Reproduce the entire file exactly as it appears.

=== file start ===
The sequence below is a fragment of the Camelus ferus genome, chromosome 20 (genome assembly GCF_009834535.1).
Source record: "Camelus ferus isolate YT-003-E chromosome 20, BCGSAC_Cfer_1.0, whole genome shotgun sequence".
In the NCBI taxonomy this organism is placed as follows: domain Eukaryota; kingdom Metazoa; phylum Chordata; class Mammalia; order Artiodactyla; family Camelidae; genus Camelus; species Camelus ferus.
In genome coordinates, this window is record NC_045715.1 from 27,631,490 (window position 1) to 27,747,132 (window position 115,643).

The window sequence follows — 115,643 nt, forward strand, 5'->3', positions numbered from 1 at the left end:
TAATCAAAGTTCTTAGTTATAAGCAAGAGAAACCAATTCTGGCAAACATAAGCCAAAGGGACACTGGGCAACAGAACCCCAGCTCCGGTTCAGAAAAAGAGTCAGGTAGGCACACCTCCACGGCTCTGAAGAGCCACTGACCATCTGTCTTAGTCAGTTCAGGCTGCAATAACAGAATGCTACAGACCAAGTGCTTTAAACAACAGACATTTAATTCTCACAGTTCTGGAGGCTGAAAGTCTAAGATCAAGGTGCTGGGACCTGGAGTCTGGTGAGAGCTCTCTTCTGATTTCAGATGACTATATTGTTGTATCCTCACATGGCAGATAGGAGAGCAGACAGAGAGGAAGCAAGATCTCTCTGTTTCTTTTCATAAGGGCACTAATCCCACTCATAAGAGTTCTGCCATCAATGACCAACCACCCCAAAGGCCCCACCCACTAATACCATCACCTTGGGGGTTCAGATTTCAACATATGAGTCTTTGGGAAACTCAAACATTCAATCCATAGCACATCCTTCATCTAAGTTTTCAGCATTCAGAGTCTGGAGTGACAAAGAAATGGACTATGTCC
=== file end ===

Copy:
The sequence below is a fragment of the Camelus ferus genome, chromosome 20 (genome assembly GCF_009834535.1).
Source record: "Camelus ferus isolate YT-003-E chromosome 20, BCGSAC_Cfer_1.0, whole genome shotgun sequence".
In the NCBI taxonomy this organism is placed as follows: domain Eukaryota; kingdom Metazoa; phylum Chordata; class Mammalia; order Artiodactyla; family Camelidae; genus Camelus; species Camelus ferus.
In genome coordinates, this window is record NC_045715.1 from 27,631,490 (window position 1) to 27,747,132 (window position 115,643).

The window sequence follows — 115,643 nt, forward strand, 5'->3', positions numbered from 1 at the left end:
TAATCAAAGTTCTTAGTTATAAGCAAGAGAAACCAATTCTGGCAAACATAAGCCAAAGGGACACTGGGCAACAGAACCCCAGCTCCGGTTCAGAAAAAGAGTCAGGTAGGCACACCTCCACGGCTCTGAAGAGCCACTGACCATCTGTCTTAGTCAGTTCAGGCTGCAATAACAGAATGCTACAGACCAAGTGCTTTAAACAACAGACATTTAATTCTCACAGTTCTGGAGGCTGAAAGTCTAAGATCAAGGTGCTGGGACCTGGAGTCTGGTGAGAGCTCTCTTCTGATTTCAGATGACTATATTGTTGTATCCTCACATGGCAGATAGGAGAGCAGACAGAGAGGAAGCAAGATCTCTCTGTTTCTTTTCATAAGGGCACTAATCCCACTCATAAGAGTTCTGCCATCAATGACCAACCACCCCAAAGGCCCCACCCACTAATACCATCACCTTGGGGGTTCAGATTTCAACATATGAGTCTTTGGGAAACTCAAACATTCAATCCATAGCACATCCTTCATCTAAGTTTTCAGCATTCAGAGTCTGGAGTGACAAAGAAATGGACTATGTCC